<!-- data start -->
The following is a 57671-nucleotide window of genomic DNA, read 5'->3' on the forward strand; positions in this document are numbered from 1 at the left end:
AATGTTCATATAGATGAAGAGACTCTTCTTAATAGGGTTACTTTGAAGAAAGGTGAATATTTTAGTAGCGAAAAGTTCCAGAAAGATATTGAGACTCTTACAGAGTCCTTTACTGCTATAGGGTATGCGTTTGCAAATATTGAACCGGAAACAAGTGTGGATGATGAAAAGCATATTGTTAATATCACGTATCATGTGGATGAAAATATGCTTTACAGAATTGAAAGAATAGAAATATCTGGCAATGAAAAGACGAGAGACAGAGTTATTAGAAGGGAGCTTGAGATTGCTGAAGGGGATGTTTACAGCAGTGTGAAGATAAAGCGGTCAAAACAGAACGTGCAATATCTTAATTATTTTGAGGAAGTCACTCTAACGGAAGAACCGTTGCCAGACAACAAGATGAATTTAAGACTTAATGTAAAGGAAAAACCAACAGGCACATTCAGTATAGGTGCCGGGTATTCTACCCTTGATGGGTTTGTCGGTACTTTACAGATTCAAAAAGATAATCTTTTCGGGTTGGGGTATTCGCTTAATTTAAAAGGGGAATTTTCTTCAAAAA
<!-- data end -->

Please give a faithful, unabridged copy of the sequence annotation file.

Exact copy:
The following is a 57671-nucleotide window of genomic DNA, read 5'->3' on the forward strand; positions in this document are numbered from 1 at the left end:
AATGTTCATATAGATGAAGAGACTCTTCTTAATAGGGTTACTTTGAAGAAAGGTGAATATTTTAGTAGCGAAAAGTTCCAGAAAGATATTGAGACTCTTACAGAGTCCTTTACTGCTATAGGGTATGCGTTTGCAAATATTGAACCGGAAACAAGTGTGGATGATGAAAAGCATATTGTTAATATCACGTATCATGTGGATGAAAATATGCTTTACAGAATTGAAAGAATAGAAATATCTGGCAATGAAAAGACGAGAGACAGAGTTATTAGAAGGGAGCTTGAGATTGCTGAAGGGGATGTTTACAGCAGTGTGAAGATAAAGCGGTCAAAACAGAACGTGCAATATCTTAATTATTTTGAGGAAGTCACTCTAACGGAAGAACCGTTGCCAGACAACAAGATGAATTTAAGACTTAATGTAAAGGAAAAACCAACAGGCACATTCAGTATAGGTGCCGGGTATTCTACCCTTGATGGGTTTGTCGGTACTTTACAGATTCAAAAAGATAATCTTTTCGGGTTGGGGTATTCGCTTAATTTAAAAGGGGAATTTTCTTCAAAAA